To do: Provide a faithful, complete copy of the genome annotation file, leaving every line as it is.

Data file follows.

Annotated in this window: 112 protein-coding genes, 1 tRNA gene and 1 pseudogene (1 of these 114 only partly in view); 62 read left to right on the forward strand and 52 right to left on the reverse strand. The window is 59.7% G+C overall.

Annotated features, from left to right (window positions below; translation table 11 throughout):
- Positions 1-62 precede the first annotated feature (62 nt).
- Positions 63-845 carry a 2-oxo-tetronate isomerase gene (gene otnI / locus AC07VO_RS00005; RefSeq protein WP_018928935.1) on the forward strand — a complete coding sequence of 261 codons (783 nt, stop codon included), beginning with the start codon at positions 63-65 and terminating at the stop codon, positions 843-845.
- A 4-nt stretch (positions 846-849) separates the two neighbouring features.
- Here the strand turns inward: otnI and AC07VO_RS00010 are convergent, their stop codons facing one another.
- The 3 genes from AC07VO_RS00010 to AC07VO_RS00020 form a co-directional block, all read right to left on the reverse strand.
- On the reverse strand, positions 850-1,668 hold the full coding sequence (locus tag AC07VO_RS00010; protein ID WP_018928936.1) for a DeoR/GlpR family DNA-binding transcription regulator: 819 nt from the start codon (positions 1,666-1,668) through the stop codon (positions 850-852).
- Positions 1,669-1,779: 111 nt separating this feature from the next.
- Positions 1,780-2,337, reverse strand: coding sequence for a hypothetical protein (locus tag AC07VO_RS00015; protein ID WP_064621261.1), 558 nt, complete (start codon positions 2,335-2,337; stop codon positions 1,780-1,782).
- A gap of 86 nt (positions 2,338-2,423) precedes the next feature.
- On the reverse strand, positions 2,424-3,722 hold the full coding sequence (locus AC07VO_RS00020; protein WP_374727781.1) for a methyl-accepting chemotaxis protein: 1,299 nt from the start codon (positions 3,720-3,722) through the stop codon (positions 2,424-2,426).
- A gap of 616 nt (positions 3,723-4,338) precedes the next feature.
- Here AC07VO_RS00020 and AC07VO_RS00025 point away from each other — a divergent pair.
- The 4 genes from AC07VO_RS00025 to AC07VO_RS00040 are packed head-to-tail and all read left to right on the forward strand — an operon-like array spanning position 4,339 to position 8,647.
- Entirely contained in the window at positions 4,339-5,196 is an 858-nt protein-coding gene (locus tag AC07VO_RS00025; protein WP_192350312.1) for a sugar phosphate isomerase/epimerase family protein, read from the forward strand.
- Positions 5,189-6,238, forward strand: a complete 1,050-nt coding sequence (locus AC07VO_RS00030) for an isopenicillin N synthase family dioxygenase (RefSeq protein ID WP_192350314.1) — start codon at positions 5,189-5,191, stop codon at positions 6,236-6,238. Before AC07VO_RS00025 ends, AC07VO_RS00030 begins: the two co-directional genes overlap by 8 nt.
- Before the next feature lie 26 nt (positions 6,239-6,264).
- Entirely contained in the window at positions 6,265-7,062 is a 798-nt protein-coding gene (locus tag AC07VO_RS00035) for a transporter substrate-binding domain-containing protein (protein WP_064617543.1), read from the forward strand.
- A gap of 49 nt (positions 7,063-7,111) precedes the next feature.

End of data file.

Annotated in this window: 112 protein-coding genes, 1 tRNA gene and 1 pseudogene (1 of these 114 only partly in view); 62 read left to right on the forward strand and 52 right to left on the reverse strand. The window is 59.7% G+C overall.

Annotated features, from left to right (window positions below; translation table 11 throughout):
- Positions 1-62 precede the first annotated feature (62 nt).
- Positions 63-845 carry a 2-oxo-tetronate isomerase gene (gene otnI / locus AC07VO_RS00005; RefSeq protein WP_018928935.1) on the forward strand — a complete coding sequence of 261 codons (783 nt, stop codon included), beginning with the start codon at positions 63-65 and terminating at the stop codon, positions 843-845.
- A 4-nt stretch (positions 846-849) separates the two neighbouring features.
- Here the strand turns inward: otnI and AC07VO_RS00010 are convergent, their stop codons facing one another.
- The 3 genes from AC07VO_RS00010 to AC07VO_RS00020 form a co-directional block, all read right to left on the reverse strand.
- On the reverse strand, positions 850-1,668 hold the full coding sequence (locus tag AC07VO_RS00010; protein ID WP_018928936.1) for a DeoR/GlpR family DNA-binding transcription regulator: 819 nt from the start codon (positions 1,666-1,668) through the stop codon (positions 850-852).
- Positions 1,669-1,779: 111 nt separating this feature from the next.
- Positions 1,780-2,337, reverse strand: coding sequence for a hypothetical protein (locus tag AC07VO_RS00015; protein ID WP_064621261.1), 558 nt, complete (start codon positions 2,335-2,337; stop codon positions 1,780-1,782).
- A gap of 86 nt (positions 2,338-2,423) precedes the next feature.
- On the reverse strand, positions 2,424-3,722 hold the full coding sequence (locus AC07VO_RS00020; protein WP_374727781.1) for a methyl-accepting chemotaxis protein: 1,299 nt from the start codon (positions 3,720-3,722) through the stop codon (positions 2,424-2,426).
- A gap of 616 nt (positions 3,723-4,338) precedes the next feature.
- Here AC07VO_RS00020 and AC07VO_RS00025 point away from each other — a divergent pair.
- The 4 genes from AC07VO_RS00025 to AC07VO_RS00040 are packed head-to-tail and all read left to right on the forward strand — an operon-like array spanning position 4,339 to position 8,647.
- Entirely contained in the window at positions 4,339-5,196 is an 858-nt protein-coding gene (locus tag AC07VO_RS00025; protein WP_192350312.1) for a sugar phosphate isomerase/epimerase family protein, read from the forward strand.
- Positions 5,189-6,238, forward strand: a complete 1,050-nt coding sequence (locus AC07VO_RS00030) for an isopenicillin N synthase family dioxygenase (RefSeq protein ID WP_192350314.1) — start codon at positions 5,189-5,191, stop codon at positions 6,236-6,238. Before AC07VO_RS00025 ends, AC07VO_RS00030 begins: the two co-directional genes overlap by 8 nt.
- Before the next feature lie 26 nt (positions 6,239-6,264).
- Entirely contained in the window at positions 6,265-7,062 is a 798-nt protein-coding gene (locus tag AC07VO_RS00035) for a transporter substrate-binding domain-containing protein (protein WP_064617543.1), read from the forward strand.
- A gap of 49 nt (positions 7,063-7,111) precedes the next feature.